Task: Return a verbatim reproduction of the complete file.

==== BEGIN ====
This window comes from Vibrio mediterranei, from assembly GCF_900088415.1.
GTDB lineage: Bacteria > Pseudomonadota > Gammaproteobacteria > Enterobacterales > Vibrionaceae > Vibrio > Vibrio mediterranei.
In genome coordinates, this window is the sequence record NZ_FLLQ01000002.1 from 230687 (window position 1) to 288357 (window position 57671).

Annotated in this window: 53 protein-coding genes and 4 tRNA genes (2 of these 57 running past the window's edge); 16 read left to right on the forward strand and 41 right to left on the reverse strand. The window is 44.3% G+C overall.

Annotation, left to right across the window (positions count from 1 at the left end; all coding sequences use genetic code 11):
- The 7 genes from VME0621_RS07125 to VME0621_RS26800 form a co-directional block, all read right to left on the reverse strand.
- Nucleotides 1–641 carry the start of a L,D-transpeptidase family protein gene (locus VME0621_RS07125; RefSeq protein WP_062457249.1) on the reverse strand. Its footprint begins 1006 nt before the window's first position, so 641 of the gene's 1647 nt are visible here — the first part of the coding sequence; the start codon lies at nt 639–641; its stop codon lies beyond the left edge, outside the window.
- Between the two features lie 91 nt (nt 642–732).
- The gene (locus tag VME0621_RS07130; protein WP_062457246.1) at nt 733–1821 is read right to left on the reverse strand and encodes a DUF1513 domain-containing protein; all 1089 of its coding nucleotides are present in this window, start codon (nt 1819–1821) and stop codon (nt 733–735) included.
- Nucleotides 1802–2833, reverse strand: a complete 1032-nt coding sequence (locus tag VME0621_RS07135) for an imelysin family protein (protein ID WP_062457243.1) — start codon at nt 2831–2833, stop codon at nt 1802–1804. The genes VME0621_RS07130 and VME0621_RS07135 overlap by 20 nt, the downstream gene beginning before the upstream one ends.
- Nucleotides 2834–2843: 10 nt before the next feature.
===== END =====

This window comes from Vibrio mediterranei, from assembly GCF_900088415.1.
GTDB lineage: Bacteria > Pseudomonadota > Gammaproteobacteria > Enterobacterales > Vibrionaceae > Vibrio > Vibrio mediterranei.
In genome coordinates, this window is the sequence record NZ_FLLQ01000002.1 from 230687 (window position 1) to 288357 (window position 57671).

Annotated in this window: 53 protein-coding genes and 4 tRNA genes (2 of these 57 running past the window's edge); 16 read left to right on the forward strand and 41 right to left on the reverse strand. The window is 44.3% G+C overall.

Annotation, left to right across the window (positions count from 1 at the left end; all coding sequences use genetic code 11):
- The 7 genes from VME0621_RS07125 to VME0621_RS26800 form a co-directional block, all read right to left on the reverse strand.
- Nucleotides 1–641 carry the start of a L,D-transpeptidase family protein gene (locus VME0621_RS07125; RefSeq protein WP_062457249.1) on the reverse strand. Its footprint begins 1006 nt before the window's first position, so 641 of the gene's 1647 nt are visible here — the first part of the coding sequence; the start codon lies at nt 639–641; its stop codon lies beyond the left edge, outside the window.
- Between the two features lie 91 nt (nt 642–732).
- The gene (locus tag VME0621_RS07130; protein WP_062457246.1) at nt 733–1821 is read right to left on the reverse strand and encodes a DUF1513 domain-containing protein; all 1089 of its coding nucleotides are present in this window, start codon (nt 1819–1821) and stop codon (nt 733–735) included.
- Nucleotides 1802–2833, reverse strand: a complete 1032-nt coding sequence (locus tag VME0621_RS07135) for an imelysin family protein (protein ID WP_062457243.1) — start codon at nt 2831–2833, stop codon at nt 1802–1804. The genes VME0621_RS07130 and VME0621_RS07135 overlap by 20 nt, the downstream gene beginning before the upstream one ends.
- Nucleotides 2834–2843: 10 nt before the next feature.